In Arkansas, there is no limit to the number of times an individual can divorce and remarry. However, the state does have certain requirements and restrictions that must be followed in order for a divorce to be granted.
We often have people come in to ask if there is a limit on the number of times they can marry. We also have people that we have helped get divorced from the same person four or five times. Each time they will get divorced because they can’t stop fighting. They stay separated for a while and then slowly start getting back together again.
Everything will be going great so why not get married, right? After a while they start to fight again and they’re back in the same spot they started, and they end up getting divorced again. There may be no limit on how many times they can try to make it work, but I always tell them if the relationship is working better when you aren’t married then why do you keep getting remarried.
Remarrying in Arkansas
We also have people call us because they are in a long-term relationship and really want to get married, but they don’t think they can due to previous failed marriages. Many times, they went through several marriages and divorces while they were younger and think they can’t get married again.
Fortunately, this isn’t true, and they are free to get married again if they want. Sometimes they are happy that we’ve solved a problem and other times they are upset we’ve taken away their last excuse.
Arkansas’s Divorce Process
To file for divorce in Arkansas, as in most states, there are certain requirements that must be met in order to obtain a divorce. For example, individuals must typically be residents of the state for a certain period of time before they can file for divorce.
In addition, Arkansas law says it is an “at fault” divorce state, which means that a spouse does have to prove that the other spouse did something wrong, such as “general indignities,” in order to obtain a divorce. There are also residency requirements, and the divorce must also be filed in the county where either spouse resides.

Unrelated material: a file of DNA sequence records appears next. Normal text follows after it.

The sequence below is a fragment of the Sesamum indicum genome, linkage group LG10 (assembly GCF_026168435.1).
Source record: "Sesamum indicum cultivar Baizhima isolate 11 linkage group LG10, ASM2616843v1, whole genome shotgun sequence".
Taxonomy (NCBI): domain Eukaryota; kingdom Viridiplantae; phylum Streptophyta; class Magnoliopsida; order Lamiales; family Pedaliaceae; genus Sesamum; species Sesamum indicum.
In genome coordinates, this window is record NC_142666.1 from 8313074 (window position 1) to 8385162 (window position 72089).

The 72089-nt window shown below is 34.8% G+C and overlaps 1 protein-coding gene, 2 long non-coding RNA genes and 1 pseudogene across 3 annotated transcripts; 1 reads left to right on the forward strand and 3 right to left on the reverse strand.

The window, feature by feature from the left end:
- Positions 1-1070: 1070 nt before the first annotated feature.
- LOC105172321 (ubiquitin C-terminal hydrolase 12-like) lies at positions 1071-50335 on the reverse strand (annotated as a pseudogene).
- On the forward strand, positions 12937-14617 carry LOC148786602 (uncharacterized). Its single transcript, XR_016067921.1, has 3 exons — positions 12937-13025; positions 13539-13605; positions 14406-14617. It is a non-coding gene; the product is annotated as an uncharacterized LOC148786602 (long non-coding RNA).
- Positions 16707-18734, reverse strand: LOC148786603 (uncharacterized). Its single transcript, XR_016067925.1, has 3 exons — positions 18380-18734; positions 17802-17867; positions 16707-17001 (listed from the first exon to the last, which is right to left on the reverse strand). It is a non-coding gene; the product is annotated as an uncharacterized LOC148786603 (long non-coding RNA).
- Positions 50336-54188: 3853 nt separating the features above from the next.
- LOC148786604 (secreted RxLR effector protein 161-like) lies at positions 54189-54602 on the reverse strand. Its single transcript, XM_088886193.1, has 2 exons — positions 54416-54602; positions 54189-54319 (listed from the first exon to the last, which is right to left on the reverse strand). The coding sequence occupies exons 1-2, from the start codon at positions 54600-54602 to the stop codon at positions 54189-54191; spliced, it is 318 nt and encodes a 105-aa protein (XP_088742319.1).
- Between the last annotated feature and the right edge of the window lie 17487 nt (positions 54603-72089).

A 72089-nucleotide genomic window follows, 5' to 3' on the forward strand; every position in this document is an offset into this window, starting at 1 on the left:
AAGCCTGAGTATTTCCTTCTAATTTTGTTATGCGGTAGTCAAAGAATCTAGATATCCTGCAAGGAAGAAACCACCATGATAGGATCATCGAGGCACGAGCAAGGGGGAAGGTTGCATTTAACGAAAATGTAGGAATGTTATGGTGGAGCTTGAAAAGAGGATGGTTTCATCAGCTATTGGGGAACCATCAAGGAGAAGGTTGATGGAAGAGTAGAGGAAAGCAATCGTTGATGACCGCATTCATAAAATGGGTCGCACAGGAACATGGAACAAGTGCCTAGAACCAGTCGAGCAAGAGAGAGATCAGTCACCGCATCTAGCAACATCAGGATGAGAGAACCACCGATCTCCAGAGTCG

Where Do You Determine Child Support?
If the spouses are able to come to an agreement on all the issues related to their divorce, including child custody and the child support obligation, personal property division, and alimony, they can file for an uncontested divorce. This type of divorce is typically faster and less expensive than a contested divorce.
If the spouses are unable to reach an agreement, they will need to go through the process of a contested divorce. This involves a trial, during which a judge will make decisions on the disputed issues based on Arkansas divorce laws.
Will Remarrying Affect Spousal Support?
Once a divorce is granted, either spouse is free to remarry. However, it is important to note that certain financial circumstances, such as alimony (also called spousal support) and property division, are not necessarily resolved permanently by the divorce.
If circumstances change, either spouse may be able to seek a modification of the divorce decree in order to address these issues. This can also result in child custody modification and in specific circumstances, child support modification as well.
Overall, in Arkansas, there is no limit to the number of times an individual can divorce and remarry. However, the divorce process can be complex and involve many factors, so it is important for individuals to understand their rights and responsibilities in order to ensure that their interests are protected before they remarry.
It may be helpful for individuals to consult with an experienced family law attorney for assistance with the divorce process.